Minutes ticked by, but they passed like they were hours. Kovács broke the silence. “There’s the base,” he said, relief ringing clear in his voice.

Her eyes darted towards her map, their tiny little blip was indeed closer now. She could make out the road a little better, like they were finally outpacing the storm. In the distance, there was something, but it was still vague enough that she refused to celebrate yet. She kept a vigilant watch. She didn’t need a repeat of what happened earlier. That took five years off her lifespan, she was sure.

Out of the corner of her eye, Kovács turned towards her, taking his fucking eyes off the road again. His mouth split in a goofy grin as he jabbed his finger at the vague structure ahead.

There was something small, something fast whizzed directly at them. Even a pebble at the velocity that the winds were travelling would be deadly. Ryder acted. Instincts overriding everything else.

A warning. “Look out!”

Then, her hand shot out and jerked the steering wheel out of Kovács’ hands.

“Hey!” he protested, angry and confused.

As the Mako swerved to the left, their bodies slammed against the side. A loud thump was followed by the unmistakable sound of something cracking.


She let go of the wheel once she was sure Kovács had his attention where it belonged once more. Her eyes were focused on the spider-web lines of cracking glass radiated from the top right corner of the windscreen.

“Shit,” he cursed, also noticing it.

“Watch where you're going!” she shouted.

Ryder’s heart slammed against her chest. She had to do something. Her left hand twisted in the familiar mnemonic, drawing from her core. A sharp scent of ozone suffused the air.

She kept it tightly controlled, keeping the flashy parts of biotics under wraps. Ryder grimaced behind her helmet, her teeth set on edge. Her concentration pin-point sharp as she pulled up a barrier just over the affected area.

No need to make it too obvious.

Ryder didn’t want to take any chances especially with the windscreen, but at the same time she didn’t trust Kovács not to freak out. Most Alliance grunts weren’t trained to work alongside biotics, unless they were part of the combat squads. Kovács is green and part of a garrison force. Both things pointed towards a lack of exposure to biotics.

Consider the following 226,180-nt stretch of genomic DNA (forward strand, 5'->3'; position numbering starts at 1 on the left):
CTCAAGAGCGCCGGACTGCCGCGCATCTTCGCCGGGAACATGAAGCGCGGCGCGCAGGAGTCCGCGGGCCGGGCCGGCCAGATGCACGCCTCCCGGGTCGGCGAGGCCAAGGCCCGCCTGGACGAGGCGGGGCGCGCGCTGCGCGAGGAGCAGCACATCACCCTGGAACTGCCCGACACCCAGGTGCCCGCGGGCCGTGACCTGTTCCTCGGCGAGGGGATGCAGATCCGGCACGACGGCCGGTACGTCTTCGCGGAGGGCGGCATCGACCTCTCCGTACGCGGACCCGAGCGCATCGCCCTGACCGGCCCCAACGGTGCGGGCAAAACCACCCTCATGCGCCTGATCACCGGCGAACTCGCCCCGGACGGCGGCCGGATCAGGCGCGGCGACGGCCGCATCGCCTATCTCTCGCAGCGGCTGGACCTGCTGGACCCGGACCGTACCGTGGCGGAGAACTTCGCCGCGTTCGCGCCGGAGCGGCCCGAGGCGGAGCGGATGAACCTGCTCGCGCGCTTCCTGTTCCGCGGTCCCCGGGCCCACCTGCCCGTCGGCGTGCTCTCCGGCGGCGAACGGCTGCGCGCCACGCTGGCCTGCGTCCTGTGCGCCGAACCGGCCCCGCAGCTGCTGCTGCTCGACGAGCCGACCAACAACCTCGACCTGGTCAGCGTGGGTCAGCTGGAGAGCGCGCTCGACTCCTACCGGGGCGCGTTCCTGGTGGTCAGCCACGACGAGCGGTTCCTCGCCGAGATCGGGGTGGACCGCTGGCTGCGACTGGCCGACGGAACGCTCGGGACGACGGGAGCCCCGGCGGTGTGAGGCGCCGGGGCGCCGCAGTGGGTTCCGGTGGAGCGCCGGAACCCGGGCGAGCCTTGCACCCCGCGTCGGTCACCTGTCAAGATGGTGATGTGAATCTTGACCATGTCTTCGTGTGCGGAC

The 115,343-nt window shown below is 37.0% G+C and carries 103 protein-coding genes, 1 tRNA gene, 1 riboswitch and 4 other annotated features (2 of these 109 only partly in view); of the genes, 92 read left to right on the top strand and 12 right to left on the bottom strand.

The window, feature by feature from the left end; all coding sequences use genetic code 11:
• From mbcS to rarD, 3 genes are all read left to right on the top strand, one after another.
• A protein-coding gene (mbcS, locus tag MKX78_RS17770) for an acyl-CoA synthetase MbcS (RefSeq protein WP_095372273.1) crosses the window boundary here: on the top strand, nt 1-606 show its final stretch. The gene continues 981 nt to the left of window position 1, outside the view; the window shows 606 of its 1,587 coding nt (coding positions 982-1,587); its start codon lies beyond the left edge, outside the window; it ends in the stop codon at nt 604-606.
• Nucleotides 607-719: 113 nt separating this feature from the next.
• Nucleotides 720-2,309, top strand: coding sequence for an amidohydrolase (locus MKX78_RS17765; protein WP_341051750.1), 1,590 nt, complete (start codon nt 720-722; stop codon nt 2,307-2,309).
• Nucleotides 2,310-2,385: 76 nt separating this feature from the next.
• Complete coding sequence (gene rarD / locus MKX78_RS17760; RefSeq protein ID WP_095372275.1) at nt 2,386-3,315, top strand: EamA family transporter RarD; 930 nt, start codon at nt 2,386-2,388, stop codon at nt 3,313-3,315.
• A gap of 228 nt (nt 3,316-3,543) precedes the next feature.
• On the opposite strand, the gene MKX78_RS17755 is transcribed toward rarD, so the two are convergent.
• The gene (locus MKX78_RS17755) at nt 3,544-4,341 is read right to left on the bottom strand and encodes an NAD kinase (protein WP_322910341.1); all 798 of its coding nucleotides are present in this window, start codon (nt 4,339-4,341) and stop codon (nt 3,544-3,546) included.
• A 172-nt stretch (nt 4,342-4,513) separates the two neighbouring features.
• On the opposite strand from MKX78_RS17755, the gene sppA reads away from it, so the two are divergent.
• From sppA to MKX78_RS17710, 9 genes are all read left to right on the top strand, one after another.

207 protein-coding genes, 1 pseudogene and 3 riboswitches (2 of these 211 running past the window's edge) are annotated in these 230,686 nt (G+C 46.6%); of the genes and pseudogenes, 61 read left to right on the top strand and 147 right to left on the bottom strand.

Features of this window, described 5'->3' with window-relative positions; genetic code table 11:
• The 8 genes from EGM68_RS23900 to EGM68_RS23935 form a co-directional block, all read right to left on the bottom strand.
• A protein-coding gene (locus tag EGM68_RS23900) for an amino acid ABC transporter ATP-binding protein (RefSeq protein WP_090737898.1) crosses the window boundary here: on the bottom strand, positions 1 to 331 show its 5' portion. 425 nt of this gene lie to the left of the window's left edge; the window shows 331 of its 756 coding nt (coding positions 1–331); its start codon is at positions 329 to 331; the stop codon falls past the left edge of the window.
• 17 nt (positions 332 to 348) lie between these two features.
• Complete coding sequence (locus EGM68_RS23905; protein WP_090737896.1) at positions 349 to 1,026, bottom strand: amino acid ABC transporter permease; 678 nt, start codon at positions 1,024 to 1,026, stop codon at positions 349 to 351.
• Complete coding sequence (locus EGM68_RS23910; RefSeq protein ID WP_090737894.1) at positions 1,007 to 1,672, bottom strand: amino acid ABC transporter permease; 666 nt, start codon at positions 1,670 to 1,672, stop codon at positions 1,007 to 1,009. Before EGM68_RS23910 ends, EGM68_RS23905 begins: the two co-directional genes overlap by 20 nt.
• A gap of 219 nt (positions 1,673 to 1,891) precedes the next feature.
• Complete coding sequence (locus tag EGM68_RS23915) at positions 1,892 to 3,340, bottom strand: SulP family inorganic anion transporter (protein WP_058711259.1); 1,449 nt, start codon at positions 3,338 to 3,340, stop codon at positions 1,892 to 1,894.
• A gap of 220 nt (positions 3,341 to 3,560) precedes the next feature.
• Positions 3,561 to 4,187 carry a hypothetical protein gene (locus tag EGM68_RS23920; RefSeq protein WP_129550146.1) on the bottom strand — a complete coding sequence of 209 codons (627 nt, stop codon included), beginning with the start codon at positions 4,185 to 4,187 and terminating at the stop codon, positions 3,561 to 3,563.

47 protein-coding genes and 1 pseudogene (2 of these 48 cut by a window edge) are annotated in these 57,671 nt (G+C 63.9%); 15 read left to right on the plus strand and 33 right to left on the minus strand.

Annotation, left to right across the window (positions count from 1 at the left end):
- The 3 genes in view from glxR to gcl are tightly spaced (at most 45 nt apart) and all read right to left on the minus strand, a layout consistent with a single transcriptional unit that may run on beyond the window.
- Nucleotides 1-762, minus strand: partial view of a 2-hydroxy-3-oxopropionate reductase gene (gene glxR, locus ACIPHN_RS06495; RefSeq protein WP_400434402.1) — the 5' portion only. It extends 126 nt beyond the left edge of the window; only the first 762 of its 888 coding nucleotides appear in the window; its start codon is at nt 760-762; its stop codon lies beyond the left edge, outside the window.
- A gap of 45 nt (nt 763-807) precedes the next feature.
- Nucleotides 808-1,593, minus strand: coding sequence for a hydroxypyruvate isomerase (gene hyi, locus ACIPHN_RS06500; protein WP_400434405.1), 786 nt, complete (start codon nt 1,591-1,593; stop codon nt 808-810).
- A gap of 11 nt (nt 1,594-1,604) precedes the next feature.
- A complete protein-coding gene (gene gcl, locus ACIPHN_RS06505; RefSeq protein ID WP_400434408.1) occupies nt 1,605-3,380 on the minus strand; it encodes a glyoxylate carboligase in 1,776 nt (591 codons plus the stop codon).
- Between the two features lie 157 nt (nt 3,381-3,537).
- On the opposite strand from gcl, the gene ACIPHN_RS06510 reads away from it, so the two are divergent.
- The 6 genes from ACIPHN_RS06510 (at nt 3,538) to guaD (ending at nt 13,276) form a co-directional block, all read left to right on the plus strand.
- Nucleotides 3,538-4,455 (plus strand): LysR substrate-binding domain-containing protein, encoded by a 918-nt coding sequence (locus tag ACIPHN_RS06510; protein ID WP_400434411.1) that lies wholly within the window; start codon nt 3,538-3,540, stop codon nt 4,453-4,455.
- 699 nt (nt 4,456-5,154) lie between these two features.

Fear and biogtry against biotics were commonplace and the Alliance was no different. And as far as biotics had come, there were still so many people who didn’t understand biotics, didn’t care to understand them. Thus biotics would always remained as freaks, mutants and all manner of unsavoury words to those people. Biotics were discovered in the wake of babies being born with horrible birth defects and incurable cancers. The fear, the hatred were understandable to a certain degree, but the biotics were children too. They didn’t ask for the curse they bore.

She sighed. This wasn’t the time to ponder about the misogyny that biotics faced. As much as she didn’t want to announce the fact she was a biotic, even though a simple check of her Alliance records would reveal the truth easily enough, she wasn’t about to let them get eaten up by a sand storm.

Ryder gritted her teeth and concentrated on keeping the windscreen in one piece. Corporal or no, Alliance or no, some prejudices ran too deep.

Kovács frowned but kept his eyes trained on the road, finally learning his lesson. The faint cracking sound tugged at his attention. Out of his peripheral vision, he could see the snaking lines as the crack widened. It was expanding. Panic surged up his chest. This is not good. A strange faint blue glow covered the crack. The sound stopped. What the fuck?

“This is reinforced glass right?” Kovács blurted, trying to make sense of what he was seeing.

“Fuck, should I know!” Ryder barked their voice curt, trying to keep a tight control on something. They gestured with their hand. “Just drive!”

The bright spot on the horizon grew brighter until a sudden shift in the wind direction revealed the lights of the base. The perimeter gates was wide open and inviting. Kovács, to his credit, drove the Mako in safely. As it came to a jerky stop, he panted. Sweat drenched his brow as he took in his surroundings. He couldn’t quite believe he did it.

Ryder sagged back against their seat, their breaths coming through the helmet harsh and loud. As if they were the one actually keeping their asses out of the damn storm. Kovács snorted, noticing that pieces of the windscreen were actually falling onto the dashboard. It wasn’t just a crack it was now a fucking hole. He frowned as he picked up one of the larger pieces.

“How?” he turned towards the Corporal, but he found they had exited the Mako.

Kovács hopped out quickly to follow. “Did you see that? The windscreen, it…” His words dried up in his mouth as the Corporal took off their helmet.

Long brown hair that was bundled into a ponytail tumbled out of the helmet. Large brown eyes turned to regard him and Kovács blinked. “You’re a girl?”

She frowned, narrowing her eyes at him. “What about it, Private?” she replied, the emphasis on his rank.